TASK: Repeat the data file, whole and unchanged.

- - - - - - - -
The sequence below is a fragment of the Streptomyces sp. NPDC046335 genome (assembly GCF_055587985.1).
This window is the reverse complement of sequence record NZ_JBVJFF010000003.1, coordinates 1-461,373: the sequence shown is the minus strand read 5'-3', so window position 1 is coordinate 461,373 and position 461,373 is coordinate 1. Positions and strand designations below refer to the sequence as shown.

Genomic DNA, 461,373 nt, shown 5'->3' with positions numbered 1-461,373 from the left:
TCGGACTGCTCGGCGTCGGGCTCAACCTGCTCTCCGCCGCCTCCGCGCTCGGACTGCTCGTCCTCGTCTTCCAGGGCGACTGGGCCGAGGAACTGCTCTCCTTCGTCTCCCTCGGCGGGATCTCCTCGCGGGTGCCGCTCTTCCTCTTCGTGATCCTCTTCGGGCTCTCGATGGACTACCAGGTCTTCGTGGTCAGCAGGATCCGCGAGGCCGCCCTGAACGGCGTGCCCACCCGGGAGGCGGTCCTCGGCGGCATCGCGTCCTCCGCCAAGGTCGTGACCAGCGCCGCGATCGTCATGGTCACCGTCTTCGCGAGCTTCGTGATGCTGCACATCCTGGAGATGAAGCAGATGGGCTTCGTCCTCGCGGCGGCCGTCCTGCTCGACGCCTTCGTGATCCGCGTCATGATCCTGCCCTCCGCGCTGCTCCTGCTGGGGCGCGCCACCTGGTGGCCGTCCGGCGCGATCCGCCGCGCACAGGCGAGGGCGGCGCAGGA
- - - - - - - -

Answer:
The sequence below is a fragment of the Streptomyces sp. NPDC046335 genome (assembly GCF_055587985.1).
This window is the reverse complement of sequence record NZ_JBVJFF010000003.1, coordinates 1-461,373: the sequence shown is the minus strand read 5'-3', so window position 1 is coordinate 461,373 and position 461,373 is coordinate 1. Positions and strand designations below refer to the sequence as shown.

Genomic DNA, 461,373 nt, shown 5'->3' with positions numbered 1-461,373 from the left:
TCGGACTGCTCGGCGTCGGGCTCAACCTGCTCTCCGCCGCCTCCGCGCTCGGACTGCTCGTCCTCGTCTTCCAGGGCGACTGGGCCGAGGAACTGCTCTCCTTCGTCTCCCTCGGCGGGATCTCCTCGCGGGTGCCGCTCTTCCTCTTCGTGATCCTCTTCGGGCTCTCGATGGACTACCAGGTCTTCGTGGTCAGCAGGATCCGCGAGGCCGCCCTGAACGGCGTGCCCACCCGGGAGGCGGTCCTCGGCGGCATCGCGTCCTCCGCCAAGGTCGTGACCAGCGCCGCGATCGTCATGGTCACCGTCTTCGCGAGCTTCGTGATGCTGCACATCCTGGAGATGAAGCAGATGGGCTTCGTCCTCGCGGCGGCCGTCCTGCTCGACGCCTTCGTGATCCGCGTCATGATCCTGCCCTCCGCGCTGCTCCTGCTGGGGCGCGCCACCTGGTGGCCGTCCGGCGCGATCCGCCGCGCACAGGCGAGGGCGGCGCAGGA